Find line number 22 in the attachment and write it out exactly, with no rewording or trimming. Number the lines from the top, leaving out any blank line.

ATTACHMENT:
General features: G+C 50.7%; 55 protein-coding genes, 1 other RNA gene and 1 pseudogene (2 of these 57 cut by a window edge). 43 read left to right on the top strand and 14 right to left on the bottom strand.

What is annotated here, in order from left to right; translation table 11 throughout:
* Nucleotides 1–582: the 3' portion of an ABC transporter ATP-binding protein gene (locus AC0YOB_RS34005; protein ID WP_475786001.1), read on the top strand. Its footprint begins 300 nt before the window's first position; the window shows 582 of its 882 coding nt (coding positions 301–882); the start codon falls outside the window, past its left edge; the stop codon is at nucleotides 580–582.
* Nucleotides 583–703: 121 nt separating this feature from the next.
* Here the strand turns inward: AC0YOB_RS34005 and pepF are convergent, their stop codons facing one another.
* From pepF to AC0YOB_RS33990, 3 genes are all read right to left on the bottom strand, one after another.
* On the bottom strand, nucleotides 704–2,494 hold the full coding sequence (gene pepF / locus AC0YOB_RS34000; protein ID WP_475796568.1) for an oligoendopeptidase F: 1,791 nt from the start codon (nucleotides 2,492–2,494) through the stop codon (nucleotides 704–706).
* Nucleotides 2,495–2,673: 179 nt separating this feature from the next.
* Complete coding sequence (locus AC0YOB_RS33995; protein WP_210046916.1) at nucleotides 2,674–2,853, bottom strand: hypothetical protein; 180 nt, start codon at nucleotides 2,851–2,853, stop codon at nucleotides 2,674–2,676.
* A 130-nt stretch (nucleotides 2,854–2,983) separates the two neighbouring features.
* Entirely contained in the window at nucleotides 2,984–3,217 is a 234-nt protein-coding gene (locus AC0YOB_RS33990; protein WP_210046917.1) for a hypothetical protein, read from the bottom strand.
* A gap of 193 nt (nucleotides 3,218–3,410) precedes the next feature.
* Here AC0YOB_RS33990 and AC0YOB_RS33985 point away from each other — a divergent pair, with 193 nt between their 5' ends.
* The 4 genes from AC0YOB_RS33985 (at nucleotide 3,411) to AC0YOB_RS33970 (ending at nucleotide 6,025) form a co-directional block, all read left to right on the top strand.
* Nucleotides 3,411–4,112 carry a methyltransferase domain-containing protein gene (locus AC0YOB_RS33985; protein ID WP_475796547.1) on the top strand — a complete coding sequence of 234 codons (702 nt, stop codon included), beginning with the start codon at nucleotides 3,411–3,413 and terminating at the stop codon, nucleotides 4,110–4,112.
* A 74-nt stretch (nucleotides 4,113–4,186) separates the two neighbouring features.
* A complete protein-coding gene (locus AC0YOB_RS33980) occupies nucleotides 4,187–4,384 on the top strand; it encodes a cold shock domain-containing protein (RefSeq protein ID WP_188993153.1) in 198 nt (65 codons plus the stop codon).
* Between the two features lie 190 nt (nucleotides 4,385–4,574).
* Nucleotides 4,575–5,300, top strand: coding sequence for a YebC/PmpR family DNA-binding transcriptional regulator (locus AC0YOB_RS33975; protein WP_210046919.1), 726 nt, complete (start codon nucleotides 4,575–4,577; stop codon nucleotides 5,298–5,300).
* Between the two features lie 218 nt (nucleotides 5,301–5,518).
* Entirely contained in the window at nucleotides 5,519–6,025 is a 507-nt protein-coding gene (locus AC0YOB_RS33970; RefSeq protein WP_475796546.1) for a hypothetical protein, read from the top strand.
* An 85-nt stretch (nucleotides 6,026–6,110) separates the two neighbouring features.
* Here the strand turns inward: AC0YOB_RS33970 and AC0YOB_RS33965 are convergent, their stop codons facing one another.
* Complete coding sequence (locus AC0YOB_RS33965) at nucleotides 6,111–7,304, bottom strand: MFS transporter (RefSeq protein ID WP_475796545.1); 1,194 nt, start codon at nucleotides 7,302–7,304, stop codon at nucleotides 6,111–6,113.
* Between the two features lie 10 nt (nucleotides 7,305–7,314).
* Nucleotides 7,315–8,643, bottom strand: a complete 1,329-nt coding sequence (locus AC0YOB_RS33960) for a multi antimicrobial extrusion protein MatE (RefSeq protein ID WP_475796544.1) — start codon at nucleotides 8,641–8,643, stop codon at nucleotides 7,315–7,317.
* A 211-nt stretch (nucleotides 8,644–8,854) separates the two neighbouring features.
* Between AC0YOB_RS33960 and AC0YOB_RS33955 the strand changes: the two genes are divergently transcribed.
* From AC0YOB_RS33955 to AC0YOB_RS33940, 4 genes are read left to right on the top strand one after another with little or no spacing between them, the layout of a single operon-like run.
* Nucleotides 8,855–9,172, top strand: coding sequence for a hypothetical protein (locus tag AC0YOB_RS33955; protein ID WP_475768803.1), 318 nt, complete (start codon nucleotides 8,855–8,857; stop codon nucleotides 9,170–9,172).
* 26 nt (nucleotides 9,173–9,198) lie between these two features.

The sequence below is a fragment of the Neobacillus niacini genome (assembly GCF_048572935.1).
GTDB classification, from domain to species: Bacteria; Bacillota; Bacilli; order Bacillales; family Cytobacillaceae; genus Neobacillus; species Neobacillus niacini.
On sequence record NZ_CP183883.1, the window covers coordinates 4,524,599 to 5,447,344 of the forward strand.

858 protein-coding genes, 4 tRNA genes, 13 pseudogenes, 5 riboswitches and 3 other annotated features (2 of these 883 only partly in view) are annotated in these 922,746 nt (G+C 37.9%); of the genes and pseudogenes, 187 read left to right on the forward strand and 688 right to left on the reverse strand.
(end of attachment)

* An 85-nt stretch (nucleotides 6,026–6,110) separates the two neighbouring features.